Confession of an Optimist

02/15/2013 01:14 pm ET | Updated Apr 17, 2013

I try to hide it, but most of the time, I'm my father's son and his glass was neither half-empty nor half-full -- it was overflowing. His generation overcame poverty, prejudice and struggle. They experienced a Depression and a World War. Of my father's six siblings, one was institutionalized for over 50 years, two were incarcerated after felony convictions. A sister-in-law was murdered. In my generation we have experienced great successes, but also overdose, suicide and AIDS -- the last on the list being me. When my beloved Aunt Estelle, before her death at 88, looked back on her family's times, she could smile and say "We are very lucky" and mean it. I was taught that if you have lemons make it champagne!

I was reminded of this today when I sat with a client in extremis, a man who presented himself as unwilling to live with the anguish he felt so deeply in his body, a lifetime's anguish activated by the recent death of his wife of more than two decades. That we spoke for 45 minutes and we both left the room with a sense of possibility, I can credit to my lineage -- I really believe this life is worth living -- even when it is most difficult. A brilliant physician was quoted as saying "We are so busy trying to be happy, that we fail to recognize that it is catastrophe which reorders our lives in extraordinary ways." This was a man who years earlier had watched a plane carrying his wife and two children crash on the tarmac as he stood waiting for their arrival.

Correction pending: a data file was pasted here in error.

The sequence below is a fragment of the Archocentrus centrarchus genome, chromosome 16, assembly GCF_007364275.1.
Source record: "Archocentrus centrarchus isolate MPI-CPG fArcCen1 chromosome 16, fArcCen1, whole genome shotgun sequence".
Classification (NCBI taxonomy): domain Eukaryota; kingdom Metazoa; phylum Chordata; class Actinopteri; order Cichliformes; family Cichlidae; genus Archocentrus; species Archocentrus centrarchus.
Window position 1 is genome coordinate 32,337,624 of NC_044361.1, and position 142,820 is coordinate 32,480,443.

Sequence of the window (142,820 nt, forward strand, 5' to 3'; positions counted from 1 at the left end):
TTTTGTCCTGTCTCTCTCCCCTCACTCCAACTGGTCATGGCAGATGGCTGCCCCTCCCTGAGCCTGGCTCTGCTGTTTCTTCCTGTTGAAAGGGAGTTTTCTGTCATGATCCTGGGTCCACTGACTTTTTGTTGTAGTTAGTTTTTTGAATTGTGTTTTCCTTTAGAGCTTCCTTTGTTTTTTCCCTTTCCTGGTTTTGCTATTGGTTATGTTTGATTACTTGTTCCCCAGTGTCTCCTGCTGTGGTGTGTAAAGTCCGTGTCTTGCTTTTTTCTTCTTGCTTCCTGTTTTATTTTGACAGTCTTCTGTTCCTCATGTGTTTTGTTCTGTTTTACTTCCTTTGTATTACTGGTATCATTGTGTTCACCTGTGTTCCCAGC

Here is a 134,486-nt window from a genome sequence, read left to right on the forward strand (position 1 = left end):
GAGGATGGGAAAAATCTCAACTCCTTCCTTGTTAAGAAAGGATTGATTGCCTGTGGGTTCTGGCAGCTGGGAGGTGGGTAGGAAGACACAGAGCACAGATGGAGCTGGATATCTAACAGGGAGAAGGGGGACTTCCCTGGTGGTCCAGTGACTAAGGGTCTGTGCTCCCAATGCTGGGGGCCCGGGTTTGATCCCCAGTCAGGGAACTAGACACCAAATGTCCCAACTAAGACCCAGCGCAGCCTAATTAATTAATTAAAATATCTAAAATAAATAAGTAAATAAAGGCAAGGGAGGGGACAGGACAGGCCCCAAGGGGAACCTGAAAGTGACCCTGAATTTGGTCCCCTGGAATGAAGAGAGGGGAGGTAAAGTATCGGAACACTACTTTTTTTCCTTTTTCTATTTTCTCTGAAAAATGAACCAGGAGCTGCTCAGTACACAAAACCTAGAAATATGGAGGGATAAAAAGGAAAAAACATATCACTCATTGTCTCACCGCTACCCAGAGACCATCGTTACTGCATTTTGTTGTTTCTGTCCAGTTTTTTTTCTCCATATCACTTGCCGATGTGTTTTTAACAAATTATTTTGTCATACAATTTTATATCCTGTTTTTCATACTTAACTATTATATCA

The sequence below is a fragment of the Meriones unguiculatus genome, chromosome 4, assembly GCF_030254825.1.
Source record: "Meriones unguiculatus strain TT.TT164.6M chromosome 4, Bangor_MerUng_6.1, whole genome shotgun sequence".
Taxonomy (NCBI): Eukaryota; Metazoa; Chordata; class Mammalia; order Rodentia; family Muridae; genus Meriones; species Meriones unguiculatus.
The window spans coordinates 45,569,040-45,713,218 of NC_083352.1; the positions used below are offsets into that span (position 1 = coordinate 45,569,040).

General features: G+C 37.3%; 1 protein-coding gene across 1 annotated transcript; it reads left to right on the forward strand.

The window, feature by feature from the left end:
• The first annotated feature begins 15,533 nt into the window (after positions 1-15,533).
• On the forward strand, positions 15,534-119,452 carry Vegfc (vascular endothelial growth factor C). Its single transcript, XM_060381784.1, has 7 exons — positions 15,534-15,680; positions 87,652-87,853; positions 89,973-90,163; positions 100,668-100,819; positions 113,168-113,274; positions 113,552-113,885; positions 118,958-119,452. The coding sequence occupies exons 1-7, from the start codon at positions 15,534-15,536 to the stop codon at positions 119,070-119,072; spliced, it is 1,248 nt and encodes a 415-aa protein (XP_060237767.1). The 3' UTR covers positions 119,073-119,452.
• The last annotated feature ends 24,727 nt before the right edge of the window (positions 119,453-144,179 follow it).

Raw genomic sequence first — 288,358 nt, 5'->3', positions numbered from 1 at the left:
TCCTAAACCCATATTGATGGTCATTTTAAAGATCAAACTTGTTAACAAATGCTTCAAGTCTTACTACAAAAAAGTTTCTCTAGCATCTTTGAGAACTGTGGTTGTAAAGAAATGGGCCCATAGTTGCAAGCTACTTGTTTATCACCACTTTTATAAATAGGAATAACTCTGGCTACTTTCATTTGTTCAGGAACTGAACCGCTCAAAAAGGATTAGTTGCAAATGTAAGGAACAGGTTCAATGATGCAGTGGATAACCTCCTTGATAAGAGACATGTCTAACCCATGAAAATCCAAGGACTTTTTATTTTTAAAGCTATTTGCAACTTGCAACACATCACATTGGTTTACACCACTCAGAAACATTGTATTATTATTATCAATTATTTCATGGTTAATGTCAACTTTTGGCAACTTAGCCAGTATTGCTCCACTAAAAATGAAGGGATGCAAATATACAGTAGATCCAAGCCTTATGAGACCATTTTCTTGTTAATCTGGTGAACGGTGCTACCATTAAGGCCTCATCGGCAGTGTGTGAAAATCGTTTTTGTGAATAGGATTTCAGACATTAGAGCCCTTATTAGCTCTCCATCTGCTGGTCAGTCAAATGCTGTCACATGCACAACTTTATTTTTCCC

When I told my family that I had tested HIV-positive their reaction was singularly unusual for the 1980s: "If anyone can get through this, you can." There was not a whisper of pity or maudlin sentiment. I got on with the task--to keep myself alive and healthy. After my immune system crashed in 1994, my family was there with all their resources, financial, emotional and spiritual. After a severe bout of AIDS related pneumonia, some thought I was delusional to have written about living to be an old man. Later, after good fortune and early access to a workable cocktail eliminated the effects of HIV in my body, the same people thought I was visionary. I was just being a Levithan.

Professionally, I have ascribed to the brilliant concept that the glass is neither half-empty nor half-full, that in fact it, like life, both empty and full. I know that life contains joy and sorrow, loss and celebration. It is indeed a mixed bag. However much I get this intellectually, I find myself continuously renewed in my optimism, a firm belief that life is a privilege and a passionate opportunity to grow and fulfill one's personal best.

I believe in luck and love and good fortune. I am a professional optimist.

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